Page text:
Eligible Musicals with only 1 nomination:

  • Disaster! The Musical
  • On Your Feet!
  • Tuck Everlasting
  • Dames At Sea

Meet the Eligible Shows (Part 4)

The final category in our eligible shows round-up are the shows potentially up for Best Revival of a Musical. These shows have graced the Broadway stage in previous years, but have been given a new lease on life for the 2015-2016 season.

Able to be entered for Best Revival of a Musical

The Color Purple colorpurple240

Based on the Pulitzer Prize-winning novel by Alice Walker, The Color Purple was originally produced in 2005. Following the life of Celie as she struggles living as a black woman in the 1930’s South, the musical showcases the bonds of sisterhood, hope, and how having strength in the face of adversity is one of the most powerful weapons one can wield.

Where: Bernard B. Jacobs Theatre
Run: December 10 2015-

 

 

Dames at Sea dames-at-sea-logo

While the show originally debuted Off-Broadway in 1968, the 2016 production of Dames at Sea is the first to make it to Broadway. Set in the style of the large and flashy movie-musicals of the 1930’s, the plot parodies the genre as a “tap happy gem”, which centers on a play within a play: the titular Dames at Sea.

Where: Helen Hayes Theatre
Run: October 22 2015- January 3 2016

 

 

Fiddler on the Roof 13908_show_portrait_large

Originally produced in 1964 and following a movie-musical of great success, Fiddler on the Roof follows the little town of Anatevka in 1905 Imperial Russia. The protagonist, Tevye deals with marrying off his daughters on the eve of the Russian pogroms against the country’s Jewish population.

Where: Broadway Theatre
Run: December 20 2015-

 

 

She Loves Me she_loves_me_key_art_with_billing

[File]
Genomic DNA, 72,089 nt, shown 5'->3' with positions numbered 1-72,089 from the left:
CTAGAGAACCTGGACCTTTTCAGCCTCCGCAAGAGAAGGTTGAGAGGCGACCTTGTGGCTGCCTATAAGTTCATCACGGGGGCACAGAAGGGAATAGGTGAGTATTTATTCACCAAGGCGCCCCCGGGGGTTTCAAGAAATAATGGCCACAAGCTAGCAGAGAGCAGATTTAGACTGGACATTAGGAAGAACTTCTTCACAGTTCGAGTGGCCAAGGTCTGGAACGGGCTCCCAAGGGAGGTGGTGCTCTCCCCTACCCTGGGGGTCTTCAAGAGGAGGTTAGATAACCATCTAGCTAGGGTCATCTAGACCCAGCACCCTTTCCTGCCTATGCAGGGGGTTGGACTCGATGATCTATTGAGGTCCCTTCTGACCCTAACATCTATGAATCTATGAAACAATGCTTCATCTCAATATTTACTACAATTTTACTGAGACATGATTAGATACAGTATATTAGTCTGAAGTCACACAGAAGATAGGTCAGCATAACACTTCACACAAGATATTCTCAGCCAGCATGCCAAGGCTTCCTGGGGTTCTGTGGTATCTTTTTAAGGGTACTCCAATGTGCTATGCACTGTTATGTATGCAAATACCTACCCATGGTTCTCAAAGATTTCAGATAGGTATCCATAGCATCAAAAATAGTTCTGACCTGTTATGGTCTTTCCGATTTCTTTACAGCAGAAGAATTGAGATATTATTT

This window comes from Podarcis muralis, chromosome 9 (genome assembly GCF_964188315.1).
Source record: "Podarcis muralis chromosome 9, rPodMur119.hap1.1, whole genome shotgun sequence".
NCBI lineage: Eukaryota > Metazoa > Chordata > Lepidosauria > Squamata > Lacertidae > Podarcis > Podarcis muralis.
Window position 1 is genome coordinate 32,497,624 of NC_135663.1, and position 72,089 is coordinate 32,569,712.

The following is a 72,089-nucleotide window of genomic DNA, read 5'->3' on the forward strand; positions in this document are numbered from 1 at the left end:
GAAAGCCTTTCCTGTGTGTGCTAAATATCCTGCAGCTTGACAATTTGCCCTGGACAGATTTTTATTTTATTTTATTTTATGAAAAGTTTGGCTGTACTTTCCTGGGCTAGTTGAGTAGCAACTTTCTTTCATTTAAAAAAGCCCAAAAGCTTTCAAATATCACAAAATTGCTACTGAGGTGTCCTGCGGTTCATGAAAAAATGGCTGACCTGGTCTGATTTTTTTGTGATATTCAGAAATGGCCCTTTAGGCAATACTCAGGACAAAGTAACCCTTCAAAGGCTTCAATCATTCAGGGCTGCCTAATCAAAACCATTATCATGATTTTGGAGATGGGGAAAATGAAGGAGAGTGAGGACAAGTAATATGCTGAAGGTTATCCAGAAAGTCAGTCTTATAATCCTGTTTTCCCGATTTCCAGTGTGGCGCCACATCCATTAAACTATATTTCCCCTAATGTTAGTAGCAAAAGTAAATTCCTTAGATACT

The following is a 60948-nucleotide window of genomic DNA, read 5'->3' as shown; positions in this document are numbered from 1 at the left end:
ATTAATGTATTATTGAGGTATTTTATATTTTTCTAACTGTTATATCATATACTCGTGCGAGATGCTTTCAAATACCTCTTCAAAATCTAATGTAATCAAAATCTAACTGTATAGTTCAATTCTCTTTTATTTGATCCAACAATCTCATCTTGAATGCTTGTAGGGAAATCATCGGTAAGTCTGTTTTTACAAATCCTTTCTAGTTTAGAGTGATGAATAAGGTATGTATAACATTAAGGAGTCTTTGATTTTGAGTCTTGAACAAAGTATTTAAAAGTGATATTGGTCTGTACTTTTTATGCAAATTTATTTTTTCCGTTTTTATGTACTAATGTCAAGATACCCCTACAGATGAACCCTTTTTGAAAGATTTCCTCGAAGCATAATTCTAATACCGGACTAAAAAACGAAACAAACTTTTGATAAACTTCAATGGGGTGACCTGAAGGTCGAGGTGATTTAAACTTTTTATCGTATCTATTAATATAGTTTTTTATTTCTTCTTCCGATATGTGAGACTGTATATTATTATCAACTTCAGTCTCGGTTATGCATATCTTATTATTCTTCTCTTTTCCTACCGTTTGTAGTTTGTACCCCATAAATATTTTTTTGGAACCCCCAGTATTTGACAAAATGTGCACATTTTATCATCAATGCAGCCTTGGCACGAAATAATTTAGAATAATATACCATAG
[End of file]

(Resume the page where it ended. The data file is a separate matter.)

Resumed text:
Produced on Broadway in 1963, She Loves me goes in line with this season’s 1960’s revival trend. Inspired by Miklos Laszlo’s play Parfumerie, the show revolves around two shop employees in Budapest, who in spite of constantly butting heads, are unaware that each is the other’s secret pen pal who they’ve met through “lonely heart ads”.

Where: Studio 54
Run: March 17 2016-

 

 

Spring Awakening spring-awakening-large-643x441

Though the original Broadway production of Spring Awakening only opened in 2006, the 2016 revival has brought a Broadway first to the stage: a company full of deaf and hearing-impaired actors. Produced by California theatre company Deaf West, Spring Awakening takes the trials of 19th century German teens with the music of Duncan Sheik and translates it for a whole new audience.

Where: Brooks Atkinson Theatre
Run: September 27 2015- January 24 2016

 

 

MITM Musing: Are you familiar with any of the musical and play revivals this season? With so many already earning critical acclaim, what’s your personal favorite?

Meet the Eligible Shows (Part 3)

As is the case with Broadway plays, Best Musical and Best Revival of a Musical also earn their own categories. While some years are full of revivals that bring audiences back to a familiar show, this year the original musicals far outweigh the eligible revivals. Let’s jump in and meet the new shows that have stepped onto the Broadway stage!

Able to be entered for Best Musical:

Allegiance tour_img-370570-90

Inspired by George Takei’s childhood experience of living as a Japanese-American duing WWII America, Allegiance chronicles the Kimura family in their struggles following Pearl Harbor. Forced to leave their homes for internment camps along with 120,000 other families, stars Lea Salonga, George Takei, and Telly Leung fight “between duty and defiance, custom and change, family bonds and forbidden love.”

Where: Longacre Theatre
Run: November 8 2015- February 14 2016

 

Amazing Grace  14014-3